Apollo Guidance Computer History Project
July 27, 2001
Dave Hoag's introduction
DAVE HOAG: I'm Dave Hoag. You [Joe Gavin] mentioned about the arrogance of Grumman and pussycat North American, and I shared that. You were the devil for a while, and you mentioned, we're still friends. I was your competition.
I started at the Instrumentation Lab in '46 in gunfire control, did a little bit of missile fire control against aircraft, and moved on to be the technical director for the Apollo, at least Apollo Mark I, the old concept of Apollo, and part of Mark II. When the call came for many of the people who had worked on Apollo, including Dan Lickly for instance --
CLINE FRASIER: Polaris you mean?
DAVE HOAG: You see, also I'm old. (Laughter) A technical director for Polaris, changed. Memories go, as I say.
When the decision came for the lab to work on Apollo, then half of the team that did that came from the Polaris people, and I guess the other half came from some of the people that were working on some of the FAS programs and the Mars probe and so forth.
I started as a technical director for Apollo, and when Milt Trageser was reassigned, I became program manager and technical director. When that program finished as far as the lab was concerned, when it changed over to Draper lab, I led a group, advanced systems department group at the Draper lab. Did many things on space based laser weapons, Star Wars types of things.
I was very much skeptical of the whole question, and I'm skeptical now, of what's going on with respect to missile defense; very skeptical. When people talk about it and say it's really important to protect the nation, I suppose you're a small country and you wanted to damage us. All you'd have to do is fly in with your steamer trunk and put your nuclear weapon somewhere where they don't know where it is, and then threaten you. That's where the problem is. It's not, I think, a ballistic missile attack from a third nation.
Then since I retired from the laboratory, I've been a consultant, trying to make myself useful. Sometimes I think I have. I'll charge for it then, but otherwise I don't. (Laughter)
About the Apollo computer, I shared with Joe, I don't know too much is working. I will say this. A lot of people compare the Apollo computer to what you have in your pocket right now. And that is kind of unfair in a large sense, because if you think of the Apollo computer, it did real time processing to many, many physical interfaces around the spacecraft, many; probably all 50 interfaces --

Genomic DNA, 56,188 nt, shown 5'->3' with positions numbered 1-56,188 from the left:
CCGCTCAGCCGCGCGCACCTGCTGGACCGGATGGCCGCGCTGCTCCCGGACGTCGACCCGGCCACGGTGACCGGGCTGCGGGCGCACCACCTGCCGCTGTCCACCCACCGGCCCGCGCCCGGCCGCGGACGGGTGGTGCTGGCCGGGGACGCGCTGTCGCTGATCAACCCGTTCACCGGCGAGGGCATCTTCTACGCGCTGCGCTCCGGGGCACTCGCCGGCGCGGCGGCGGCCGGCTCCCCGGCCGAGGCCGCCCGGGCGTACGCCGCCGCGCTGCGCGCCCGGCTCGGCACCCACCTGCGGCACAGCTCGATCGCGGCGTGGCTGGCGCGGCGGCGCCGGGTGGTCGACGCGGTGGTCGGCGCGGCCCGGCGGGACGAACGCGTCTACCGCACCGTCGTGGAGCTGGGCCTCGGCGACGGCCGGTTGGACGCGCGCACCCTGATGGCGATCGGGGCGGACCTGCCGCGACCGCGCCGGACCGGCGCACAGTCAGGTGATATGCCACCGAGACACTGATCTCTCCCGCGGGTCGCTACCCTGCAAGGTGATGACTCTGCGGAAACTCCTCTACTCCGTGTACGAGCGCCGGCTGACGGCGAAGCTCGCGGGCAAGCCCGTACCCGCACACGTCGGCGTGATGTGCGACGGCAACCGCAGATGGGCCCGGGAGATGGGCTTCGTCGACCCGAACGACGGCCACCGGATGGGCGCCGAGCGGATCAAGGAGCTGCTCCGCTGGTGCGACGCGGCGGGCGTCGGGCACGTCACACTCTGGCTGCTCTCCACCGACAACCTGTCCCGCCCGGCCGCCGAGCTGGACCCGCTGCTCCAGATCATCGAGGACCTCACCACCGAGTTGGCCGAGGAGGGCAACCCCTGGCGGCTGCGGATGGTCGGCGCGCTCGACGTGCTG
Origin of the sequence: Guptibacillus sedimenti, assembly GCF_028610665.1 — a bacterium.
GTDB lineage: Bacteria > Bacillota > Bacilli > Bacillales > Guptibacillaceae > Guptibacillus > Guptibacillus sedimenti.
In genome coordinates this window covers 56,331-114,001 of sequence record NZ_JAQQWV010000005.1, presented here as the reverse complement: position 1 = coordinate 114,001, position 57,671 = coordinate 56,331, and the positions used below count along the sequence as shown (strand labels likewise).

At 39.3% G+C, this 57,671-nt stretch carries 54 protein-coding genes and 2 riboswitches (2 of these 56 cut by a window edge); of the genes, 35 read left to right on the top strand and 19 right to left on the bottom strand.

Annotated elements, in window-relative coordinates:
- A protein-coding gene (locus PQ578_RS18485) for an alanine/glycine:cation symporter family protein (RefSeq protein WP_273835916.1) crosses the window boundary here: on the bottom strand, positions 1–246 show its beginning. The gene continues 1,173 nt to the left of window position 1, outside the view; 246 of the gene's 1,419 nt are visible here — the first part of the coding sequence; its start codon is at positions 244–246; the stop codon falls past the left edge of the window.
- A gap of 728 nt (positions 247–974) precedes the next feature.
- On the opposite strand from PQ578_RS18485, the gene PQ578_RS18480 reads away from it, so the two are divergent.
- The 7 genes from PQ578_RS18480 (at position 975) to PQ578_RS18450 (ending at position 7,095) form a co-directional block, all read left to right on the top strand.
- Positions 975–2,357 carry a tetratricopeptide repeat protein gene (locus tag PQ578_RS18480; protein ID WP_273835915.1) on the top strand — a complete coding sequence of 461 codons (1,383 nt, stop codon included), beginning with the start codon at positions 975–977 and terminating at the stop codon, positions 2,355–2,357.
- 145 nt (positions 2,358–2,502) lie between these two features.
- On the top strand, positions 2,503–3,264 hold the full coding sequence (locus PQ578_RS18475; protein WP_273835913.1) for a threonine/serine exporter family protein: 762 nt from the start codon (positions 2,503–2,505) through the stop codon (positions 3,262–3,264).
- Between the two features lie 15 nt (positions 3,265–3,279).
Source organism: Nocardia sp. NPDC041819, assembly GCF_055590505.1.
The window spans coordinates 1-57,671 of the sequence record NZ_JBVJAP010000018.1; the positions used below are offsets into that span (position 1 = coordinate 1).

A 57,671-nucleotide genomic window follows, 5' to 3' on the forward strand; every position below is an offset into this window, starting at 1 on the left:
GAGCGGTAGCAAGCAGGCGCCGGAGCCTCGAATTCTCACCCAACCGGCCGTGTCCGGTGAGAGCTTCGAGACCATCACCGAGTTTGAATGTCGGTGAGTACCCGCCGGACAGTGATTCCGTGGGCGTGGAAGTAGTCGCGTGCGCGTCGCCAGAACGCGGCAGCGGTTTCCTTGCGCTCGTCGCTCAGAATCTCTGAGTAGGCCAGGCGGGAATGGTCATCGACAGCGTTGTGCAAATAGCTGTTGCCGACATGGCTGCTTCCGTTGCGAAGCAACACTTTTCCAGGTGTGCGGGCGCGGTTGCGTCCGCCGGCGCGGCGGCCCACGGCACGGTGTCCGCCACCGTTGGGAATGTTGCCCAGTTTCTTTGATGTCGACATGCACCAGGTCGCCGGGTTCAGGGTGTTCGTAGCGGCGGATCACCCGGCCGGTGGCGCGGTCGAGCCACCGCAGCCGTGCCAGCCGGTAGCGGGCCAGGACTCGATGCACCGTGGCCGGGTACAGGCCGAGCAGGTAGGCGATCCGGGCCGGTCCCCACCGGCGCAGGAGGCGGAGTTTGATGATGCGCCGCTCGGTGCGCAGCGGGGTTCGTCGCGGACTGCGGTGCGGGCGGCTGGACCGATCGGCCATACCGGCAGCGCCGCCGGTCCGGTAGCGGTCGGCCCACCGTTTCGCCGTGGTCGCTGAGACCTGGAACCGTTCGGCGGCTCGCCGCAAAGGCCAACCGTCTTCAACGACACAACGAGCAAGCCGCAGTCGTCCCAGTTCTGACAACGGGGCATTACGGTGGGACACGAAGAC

ELDON HALL: Much more than that.
DAVE HOAG: Okay, lots more interfaces than that. So it was --
ELDON HALL: About three times that many.
DAVE HOAG: Okay. It was, it stayed unique for some years, I guess after that, because of that.
JOE GAVIN: Your memory increased several times, as I recall.
DAVE HOAG: The point being that from the new time, a little bit ahead of time on that, there was a point where I think it was Cline who said why not do the autopilots in the computer.
CLINE FRASIER: That's right, yes.
DAVE HOAG: A tremendous decision. I think it was very valuable because the advantage of a digital autopilot was you could program games. You could do all sorts of things that you couldn't do conveniently in analog computer, and it shared the reliability of a digital computer and its speed and performance.
So I think that's all I'll say about the computer right now. I tend to -- these meetings are going to be fun, and I'll come to them.
Much of what I know about Apollo, almost all I know about Apollo, you already have in this history document. The emphasis of this document was, in my mind, good lord, an awful lot of good people worked, tremendous people worked and contributed. It was a wonderful affair. I was just at the right place at the right time to be in some focal point on that, but boy, the work was a lot of people.
And that was my intent of writing that thing. And so having to introduce Cline Frasier for something -- he's one of my heroes -- go ahead Cline.
site last updated 12-08-2002 by Alexander Brown